Romancing the sunstone. Physicists think Vikings could have used calcite crystals in a device like this to navigate on cloudy days.

Guy Ropars

The Viking Sunstone Revealed?

To avoid getting lost on their voyages across the North Atlantic 1000 years ago, Vikings relied on the sun to determine their heading. (This was long before magnetic compasses were available in Europe.) But cloudy days could have sent their ships dangerously off course, especially during the all-day summer sun at those far-north latitudes. The Norse sagas mention a mysterious "sunstone" used for navigation. Now a team of scientists claims that the sunstones could have been calcite crystals and that Vikings could have used them to get highly accurate compass readings even when the sun was hidden.

The trick for locating the position of the hidden sun is to detect polarization, the orientation of light waves along their path. Even on a cloudy day, the sky still forms a pattern of concentric rings of polarized light with the sun at its center. If you have a crystal that depolarizes light, you can determine the location of the rings around the hidden sun.

Calcite is such a crystal. It has a property called birefringence: Light passing through calcite is split along two paths, forming a double image on the far side. The brightness of the two images relative to each other depends on the polarization of the light. By passing light from the sky through calcite and changing the crystal's orientation until the projections of the split beams are equally bright, it is theoretically possible to detect the concentric rings of polarization and thus the location of the sun.

Theory is one thing, practice is another. To see if calcite is accurate enough for navigation, a team led by Guy Ropars, a physicist at the University of Rennes 1 in France, built a sunstone. They used a chunk of calcite from Iceland spar, a rock familiar to the Vikings, and locked it into a wooden device that beams light from the sky onto the crystal through a hole and projects the double image onto a surface for comparison. They then used it over the course of a completely overcast day. They took the measurements from a point on land where they knew the sun's exact trajectory.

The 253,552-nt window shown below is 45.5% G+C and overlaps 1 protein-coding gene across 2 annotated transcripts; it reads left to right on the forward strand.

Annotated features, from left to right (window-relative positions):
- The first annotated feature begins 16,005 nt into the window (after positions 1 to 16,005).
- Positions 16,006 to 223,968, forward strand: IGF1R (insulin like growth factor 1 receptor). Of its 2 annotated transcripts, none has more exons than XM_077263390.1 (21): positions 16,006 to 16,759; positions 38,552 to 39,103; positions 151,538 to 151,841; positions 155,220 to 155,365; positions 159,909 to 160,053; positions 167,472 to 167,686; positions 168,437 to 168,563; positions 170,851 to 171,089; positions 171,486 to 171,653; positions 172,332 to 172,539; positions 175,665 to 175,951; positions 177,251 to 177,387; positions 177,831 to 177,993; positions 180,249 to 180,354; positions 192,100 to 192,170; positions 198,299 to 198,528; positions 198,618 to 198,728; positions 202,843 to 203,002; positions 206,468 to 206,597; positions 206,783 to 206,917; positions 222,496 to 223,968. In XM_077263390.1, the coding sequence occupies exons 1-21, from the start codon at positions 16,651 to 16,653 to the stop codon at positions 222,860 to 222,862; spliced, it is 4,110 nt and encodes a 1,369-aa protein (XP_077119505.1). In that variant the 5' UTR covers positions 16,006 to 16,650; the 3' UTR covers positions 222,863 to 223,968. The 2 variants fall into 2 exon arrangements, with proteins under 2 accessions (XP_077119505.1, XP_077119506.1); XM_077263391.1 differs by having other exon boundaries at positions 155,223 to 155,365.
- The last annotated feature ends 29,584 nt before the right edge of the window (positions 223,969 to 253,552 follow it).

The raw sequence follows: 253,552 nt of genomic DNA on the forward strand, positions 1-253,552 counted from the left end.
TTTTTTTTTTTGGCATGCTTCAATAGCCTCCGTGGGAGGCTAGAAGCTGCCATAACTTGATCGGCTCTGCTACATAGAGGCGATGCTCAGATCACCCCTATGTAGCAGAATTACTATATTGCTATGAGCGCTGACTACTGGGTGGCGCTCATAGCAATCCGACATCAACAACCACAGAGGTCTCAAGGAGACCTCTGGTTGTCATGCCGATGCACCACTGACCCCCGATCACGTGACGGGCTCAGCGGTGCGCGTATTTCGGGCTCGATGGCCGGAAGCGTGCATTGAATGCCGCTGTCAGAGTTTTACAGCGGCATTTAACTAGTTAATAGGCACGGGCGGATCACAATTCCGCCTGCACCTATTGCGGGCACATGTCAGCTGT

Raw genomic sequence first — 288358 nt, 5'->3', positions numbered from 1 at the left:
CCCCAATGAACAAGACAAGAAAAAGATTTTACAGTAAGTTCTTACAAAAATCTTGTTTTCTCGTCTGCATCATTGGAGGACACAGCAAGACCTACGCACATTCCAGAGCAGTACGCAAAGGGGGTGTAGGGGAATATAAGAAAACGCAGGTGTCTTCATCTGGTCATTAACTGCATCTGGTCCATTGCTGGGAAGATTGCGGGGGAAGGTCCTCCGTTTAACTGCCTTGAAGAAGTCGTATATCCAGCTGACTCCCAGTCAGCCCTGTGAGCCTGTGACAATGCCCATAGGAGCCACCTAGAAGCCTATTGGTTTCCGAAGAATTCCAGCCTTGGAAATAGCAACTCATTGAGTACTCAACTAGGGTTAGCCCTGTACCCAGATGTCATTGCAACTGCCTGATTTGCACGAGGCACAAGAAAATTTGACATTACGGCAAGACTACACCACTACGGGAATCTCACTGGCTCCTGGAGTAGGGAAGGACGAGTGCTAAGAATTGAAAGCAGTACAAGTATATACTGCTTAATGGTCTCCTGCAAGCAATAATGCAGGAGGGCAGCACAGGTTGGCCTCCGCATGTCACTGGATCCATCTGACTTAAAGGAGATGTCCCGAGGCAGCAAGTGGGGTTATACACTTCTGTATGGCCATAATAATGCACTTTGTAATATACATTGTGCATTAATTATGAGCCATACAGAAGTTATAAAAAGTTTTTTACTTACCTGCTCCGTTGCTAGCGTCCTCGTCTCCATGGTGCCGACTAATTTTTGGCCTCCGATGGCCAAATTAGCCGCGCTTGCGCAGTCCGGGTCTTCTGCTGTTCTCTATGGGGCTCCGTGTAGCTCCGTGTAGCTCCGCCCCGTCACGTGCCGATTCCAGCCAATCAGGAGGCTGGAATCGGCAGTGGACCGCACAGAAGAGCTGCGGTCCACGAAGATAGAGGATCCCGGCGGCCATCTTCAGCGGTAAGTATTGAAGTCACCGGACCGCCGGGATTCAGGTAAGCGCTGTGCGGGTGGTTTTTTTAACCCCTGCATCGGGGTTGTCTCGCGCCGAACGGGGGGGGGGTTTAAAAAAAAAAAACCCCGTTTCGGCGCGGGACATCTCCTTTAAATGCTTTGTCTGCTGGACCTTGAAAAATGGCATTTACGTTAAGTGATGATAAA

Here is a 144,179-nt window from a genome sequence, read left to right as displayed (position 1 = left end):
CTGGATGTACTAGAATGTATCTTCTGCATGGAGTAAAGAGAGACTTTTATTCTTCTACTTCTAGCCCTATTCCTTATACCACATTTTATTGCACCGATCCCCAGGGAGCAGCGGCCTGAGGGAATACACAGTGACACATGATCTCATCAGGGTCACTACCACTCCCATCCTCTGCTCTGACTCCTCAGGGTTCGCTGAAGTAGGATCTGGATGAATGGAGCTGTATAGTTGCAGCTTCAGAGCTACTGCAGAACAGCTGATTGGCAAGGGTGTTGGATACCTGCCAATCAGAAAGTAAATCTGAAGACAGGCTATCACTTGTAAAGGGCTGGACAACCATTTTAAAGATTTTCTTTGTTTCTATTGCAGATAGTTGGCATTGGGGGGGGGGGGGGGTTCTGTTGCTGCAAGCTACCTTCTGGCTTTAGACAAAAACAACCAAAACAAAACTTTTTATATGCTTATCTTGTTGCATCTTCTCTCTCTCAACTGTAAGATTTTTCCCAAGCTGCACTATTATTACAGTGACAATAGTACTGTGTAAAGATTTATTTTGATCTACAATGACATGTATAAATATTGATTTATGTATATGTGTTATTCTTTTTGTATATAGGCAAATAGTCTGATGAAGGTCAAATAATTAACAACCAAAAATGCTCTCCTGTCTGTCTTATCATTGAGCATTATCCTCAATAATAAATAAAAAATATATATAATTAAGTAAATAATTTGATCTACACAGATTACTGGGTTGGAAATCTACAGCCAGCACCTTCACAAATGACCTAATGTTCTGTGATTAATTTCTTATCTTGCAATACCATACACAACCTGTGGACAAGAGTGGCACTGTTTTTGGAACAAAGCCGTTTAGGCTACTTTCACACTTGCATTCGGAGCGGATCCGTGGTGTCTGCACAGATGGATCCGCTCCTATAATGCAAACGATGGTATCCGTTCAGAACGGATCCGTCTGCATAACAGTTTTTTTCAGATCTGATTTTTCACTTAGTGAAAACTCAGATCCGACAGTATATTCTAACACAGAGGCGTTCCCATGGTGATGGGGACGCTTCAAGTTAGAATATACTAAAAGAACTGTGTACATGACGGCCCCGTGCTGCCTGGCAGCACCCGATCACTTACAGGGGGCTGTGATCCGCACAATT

If the Vikings were clever enough to use calcite as a sunstone, it would have enabled them to navigate on cloudy days, the researchers report today in the Proceedings of the Royal Society A. Their sunstone came within 1% of the true location of the sun even after it had dipped below the horizon. Ropars cautions that archaeologists have yet to find a sunstone among Viking shipwrecks or settlements.

The study reveals "an ingenious solution to the problem of open-sea navigation," says John Phillips, a biologist who studies animal navigation at Virginia Polytechnic Institute and State University in Blacksburg, adding that birds may also use polarization to navigate. But even if it is possible, using such a sunstone on a rolling Viking ship at sea would have been a challenge, he says. "Perhaps [they used it] when the Viking sailors encountered islands or ice packs during their travels."

Correction: A previous version of this story stated that the magnetic compass had not been invented by the 10th century, but it had already been invented in China by then. It has been corrected to reflect that.